Love might not prevail, but chances are, at least one of the domains in 1,930 applications for new extensions will. The domains are the letters that follow the dot in Internet addresses, and the Internet Corporation for Assigned Names and Numbers, known as ICANN, revealed the new requests on Wednesday.
Google proved to be one of the more ambitious applicants. It spent almost $18.7 million applying for more than 100 top-level domains, some expected, some not. Not surprisingly, the search giant wants .google, .youtube, .goog and .plus. It was the only applicant vying for .fly, .new and .eat. But it is going to have to fight Johnson & Johnson for .baby, Microsoft for .docs and .live, and Amazon for 17 top-level domains: .wow, .search, .shop, .drive, .free, .game, .mail, .map, .movie, .music, .play, .shop, .show, .spot, .store, .talk and .you.
Amazon also went after .tunes, .got, .author, .smile, .song, .joy, .bot, .like and .call. It does not appear that Facebook applied for any domain. Apple applied for .apple.
The most sought-after extension is .app, with 13 applicants though not Apple, which popularized the mobile application.
“The Internet is about to change forever,” said Rod Beckstrom, chief executive of ICANN.
ICANN is expected to approve hundreds of these extensions, the first of which should be in use by next year. ICANN set the application fee high, at $185,000 a name, to try to discourage frivolous bids; still, more than 200 terms are being sought by more than one bidder. ICANN decides who gets ownership of the contested top-level domains.
ICANN will evaluate applicants in batches and consider various objections. Among the objections it will consider are those from rights holders. It would have very likely thrown out an application for .microsoft from an entity that is not Microsoft. The most common objection is likely to be the “limited public interest condition.” In those cases, people might object to a profit-making company like Google owning a generic top-level domain name like .love or .fun.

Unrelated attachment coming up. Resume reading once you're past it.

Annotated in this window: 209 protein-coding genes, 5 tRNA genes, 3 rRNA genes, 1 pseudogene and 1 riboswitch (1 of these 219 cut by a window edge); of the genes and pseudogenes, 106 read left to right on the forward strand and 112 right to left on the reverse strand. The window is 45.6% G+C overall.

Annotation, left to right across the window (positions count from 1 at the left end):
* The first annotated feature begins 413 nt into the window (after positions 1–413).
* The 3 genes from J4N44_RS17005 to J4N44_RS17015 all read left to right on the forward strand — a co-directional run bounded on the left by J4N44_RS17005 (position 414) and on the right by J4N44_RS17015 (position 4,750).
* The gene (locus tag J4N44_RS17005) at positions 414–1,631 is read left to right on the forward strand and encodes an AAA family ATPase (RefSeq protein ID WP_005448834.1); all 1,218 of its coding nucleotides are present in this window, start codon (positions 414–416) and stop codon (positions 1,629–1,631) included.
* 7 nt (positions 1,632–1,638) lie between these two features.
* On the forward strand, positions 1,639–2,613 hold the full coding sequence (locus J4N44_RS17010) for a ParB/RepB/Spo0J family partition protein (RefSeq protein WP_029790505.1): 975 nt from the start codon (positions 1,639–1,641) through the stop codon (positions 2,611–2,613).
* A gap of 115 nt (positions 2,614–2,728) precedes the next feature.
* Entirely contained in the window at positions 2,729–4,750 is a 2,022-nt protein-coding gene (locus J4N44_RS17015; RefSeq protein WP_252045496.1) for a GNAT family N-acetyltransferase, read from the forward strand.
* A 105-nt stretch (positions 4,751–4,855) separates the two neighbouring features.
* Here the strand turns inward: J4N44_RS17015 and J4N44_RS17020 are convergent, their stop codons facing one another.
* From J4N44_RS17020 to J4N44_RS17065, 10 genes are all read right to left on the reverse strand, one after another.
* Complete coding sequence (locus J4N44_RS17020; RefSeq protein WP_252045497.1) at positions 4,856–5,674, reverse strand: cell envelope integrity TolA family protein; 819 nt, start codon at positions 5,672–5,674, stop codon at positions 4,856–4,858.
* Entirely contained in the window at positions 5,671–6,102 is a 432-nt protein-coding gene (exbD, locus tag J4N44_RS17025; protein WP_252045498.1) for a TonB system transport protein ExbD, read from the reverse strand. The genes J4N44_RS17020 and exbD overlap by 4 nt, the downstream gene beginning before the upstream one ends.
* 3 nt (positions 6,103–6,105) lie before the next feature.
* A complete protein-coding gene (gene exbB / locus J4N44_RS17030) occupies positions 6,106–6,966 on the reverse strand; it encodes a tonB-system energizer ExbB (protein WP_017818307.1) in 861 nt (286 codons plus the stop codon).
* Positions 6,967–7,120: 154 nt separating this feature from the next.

The geographical origin of the applications demonstrates the increasingly international nature of the Internet. While nearly half of the bids are from North America, more than 600 have come from Europe and about 300 from the Asia-Pacific region.
More than 100 of the applications are for extensions in non-Western alphabets. While so-called internationalized domain names have been phased in since 2010, the current expansion could accelerate the globalization of the Internet, Beckstrom said.
“That is going to mean a lot to the people in countries who maybe feel they haven’t benefited fully from the Internet,” he said.
While there are already several hundred dot suffixes, many of these, including country-specific domain names like .co.uk, come with restrictions. There are only a handful of so-called generic top-level domains, including .info, .net, .org and the popular .com – which, according to supporters of the expansion plan, is running out of capacity for accommodating the digital world’s ever-growing addressing needs.
The expansion creates an opportunity for marketers, who will be able to develop websites with addresses ending in their companies’ brand names, or an entire category of products or services, like .music or .insurance.
There is also a lingering question about whether the new suffixes are needed at all. Some top-level domains that ICANN has created in previous, smaller expansion rounds have attracted little interest. Many consumers find websites via search engines, rather than typing in an exact Web address. Others are increasingly using mobile applications, rather than the open Internet.
“This is an opportunity for brands, cities and countries to step out of what was this very limited – in my view – environment in which they could promote their brands,” said Alex Berry, senior vice president for enterprise services at Neustar, an Internet registry service that is working with clients like New York City, which is seeking the .nyc name. “This is a positive, a once-in-a-generation opportunity that we’ll look back on 10 years from now and say, ‘Wow.”‘
The .wow domain, by the way, is sought by Google, Amazon and the online content publisher Demand Media.